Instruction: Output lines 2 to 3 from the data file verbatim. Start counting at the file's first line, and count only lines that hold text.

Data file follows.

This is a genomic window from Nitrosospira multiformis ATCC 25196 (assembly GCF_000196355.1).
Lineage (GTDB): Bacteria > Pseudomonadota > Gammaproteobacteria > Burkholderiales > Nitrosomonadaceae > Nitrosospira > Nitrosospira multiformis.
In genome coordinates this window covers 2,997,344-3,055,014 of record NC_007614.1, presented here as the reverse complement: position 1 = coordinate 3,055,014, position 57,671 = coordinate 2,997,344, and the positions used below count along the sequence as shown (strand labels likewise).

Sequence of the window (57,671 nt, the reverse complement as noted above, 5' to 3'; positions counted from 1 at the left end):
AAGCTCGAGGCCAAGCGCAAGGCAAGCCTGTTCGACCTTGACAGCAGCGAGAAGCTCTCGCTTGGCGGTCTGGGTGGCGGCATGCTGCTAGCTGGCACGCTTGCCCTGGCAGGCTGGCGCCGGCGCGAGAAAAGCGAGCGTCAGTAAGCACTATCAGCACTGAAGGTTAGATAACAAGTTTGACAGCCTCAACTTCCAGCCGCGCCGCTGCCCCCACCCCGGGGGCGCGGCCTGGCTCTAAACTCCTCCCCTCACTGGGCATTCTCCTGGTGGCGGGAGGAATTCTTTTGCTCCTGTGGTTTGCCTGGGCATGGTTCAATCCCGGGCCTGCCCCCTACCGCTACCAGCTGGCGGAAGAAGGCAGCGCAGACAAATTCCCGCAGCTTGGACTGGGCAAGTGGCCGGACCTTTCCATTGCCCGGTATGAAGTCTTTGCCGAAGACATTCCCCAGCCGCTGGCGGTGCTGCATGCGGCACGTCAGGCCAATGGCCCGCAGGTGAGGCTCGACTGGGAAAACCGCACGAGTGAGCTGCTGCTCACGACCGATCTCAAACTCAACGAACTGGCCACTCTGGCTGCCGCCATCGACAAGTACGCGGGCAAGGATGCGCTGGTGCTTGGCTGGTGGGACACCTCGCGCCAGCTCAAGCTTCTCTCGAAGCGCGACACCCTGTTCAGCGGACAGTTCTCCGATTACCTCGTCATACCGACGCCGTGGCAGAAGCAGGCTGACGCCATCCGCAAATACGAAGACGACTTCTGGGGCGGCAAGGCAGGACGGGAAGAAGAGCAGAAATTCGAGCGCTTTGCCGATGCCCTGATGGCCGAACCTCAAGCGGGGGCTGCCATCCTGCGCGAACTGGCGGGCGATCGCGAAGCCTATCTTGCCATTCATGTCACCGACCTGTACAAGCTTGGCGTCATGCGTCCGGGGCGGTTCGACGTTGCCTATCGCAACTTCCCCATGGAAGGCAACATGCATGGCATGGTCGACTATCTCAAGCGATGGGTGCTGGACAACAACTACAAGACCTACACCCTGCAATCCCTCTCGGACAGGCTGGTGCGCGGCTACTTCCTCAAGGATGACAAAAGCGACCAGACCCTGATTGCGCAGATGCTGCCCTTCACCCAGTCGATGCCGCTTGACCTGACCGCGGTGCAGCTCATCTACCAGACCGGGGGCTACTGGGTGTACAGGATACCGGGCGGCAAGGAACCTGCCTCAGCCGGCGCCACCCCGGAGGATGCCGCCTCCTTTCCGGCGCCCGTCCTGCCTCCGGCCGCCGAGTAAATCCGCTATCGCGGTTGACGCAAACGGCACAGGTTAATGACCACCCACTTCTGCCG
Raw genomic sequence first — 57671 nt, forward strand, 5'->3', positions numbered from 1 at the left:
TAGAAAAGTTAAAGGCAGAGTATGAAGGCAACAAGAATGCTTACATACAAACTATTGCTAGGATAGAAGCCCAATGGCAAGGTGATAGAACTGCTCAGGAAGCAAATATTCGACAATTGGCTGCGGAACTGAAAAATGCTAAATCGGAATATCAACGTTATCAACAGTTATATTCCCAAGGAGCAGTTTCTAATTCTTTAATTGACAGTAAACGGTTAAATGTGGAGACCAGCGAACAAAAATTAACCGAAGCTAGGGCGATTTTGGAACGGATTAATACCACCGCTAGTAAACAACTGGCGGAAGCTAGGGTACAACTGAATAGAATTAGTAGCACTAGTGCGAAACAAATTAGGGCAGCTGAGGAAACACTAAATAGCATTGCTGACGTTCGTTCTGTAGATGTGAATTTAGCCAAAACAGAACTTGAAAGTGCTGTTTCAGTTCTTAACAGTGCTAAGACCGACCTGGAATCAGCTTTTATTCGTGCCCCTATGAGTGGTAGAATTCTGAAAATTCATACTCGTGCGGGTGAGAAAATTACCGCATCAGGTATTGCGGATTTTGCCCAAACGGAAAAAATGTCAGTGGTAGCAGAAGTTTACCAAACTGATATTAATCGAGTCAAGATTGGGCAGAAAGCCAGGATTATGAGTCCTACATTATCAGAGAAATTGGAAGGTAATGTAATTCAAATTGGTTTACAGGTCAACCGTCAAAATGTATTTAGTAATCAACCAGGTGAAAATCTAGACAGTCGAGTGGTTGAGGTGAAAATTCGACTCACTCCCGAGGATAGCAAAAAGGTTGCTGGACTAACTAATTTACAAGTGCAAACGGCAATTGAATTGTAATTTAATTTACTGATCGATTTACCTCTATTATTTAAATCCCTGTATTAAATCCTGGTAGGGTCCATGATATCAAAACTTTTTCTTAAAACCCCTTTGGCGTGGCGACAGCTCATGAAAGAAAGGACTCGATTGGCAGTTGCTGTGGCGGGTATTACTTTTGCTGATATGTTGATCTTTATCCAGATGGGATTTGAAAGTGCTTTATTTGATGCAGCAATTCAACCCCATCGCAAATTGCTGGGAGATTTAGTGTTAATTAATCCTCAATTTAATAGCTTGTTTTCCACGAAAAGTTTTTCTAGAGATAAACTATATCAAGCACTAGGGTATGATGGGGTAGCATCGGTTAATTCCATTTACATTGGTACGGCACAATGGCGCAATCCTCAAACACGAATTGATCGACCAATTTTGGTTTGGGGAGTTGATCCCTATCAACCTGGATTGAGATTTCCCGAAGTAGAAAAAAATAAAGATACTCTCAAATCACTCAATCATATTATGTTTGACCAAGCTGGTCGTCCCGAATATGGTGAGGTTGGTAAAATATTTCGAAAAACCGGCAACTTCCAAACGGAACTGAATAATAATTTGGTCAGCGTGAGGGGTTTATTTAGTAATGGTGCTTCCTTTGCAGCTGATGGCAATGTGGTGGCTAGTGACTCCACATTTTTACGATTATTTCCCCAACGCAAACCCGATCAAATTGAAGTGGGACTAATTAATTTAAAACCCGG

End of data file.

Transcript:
Lineage (GTDB): Bacteria > Pseudomonadota > Gammaproteobacteria > Burkholderiales > Nitrosomonadaceae > Nitrosospira > Nitrosospira multiformis.
In genome coordinates this window covers 2,997,344-3,055,014 of record NC_007614.1, presented here as the reverse complement: position 1 = coordinate 3,055,014, position 57,671 = coordinate 2,997,344, and the positions used below count along the sequence as shown (strand labels likewise).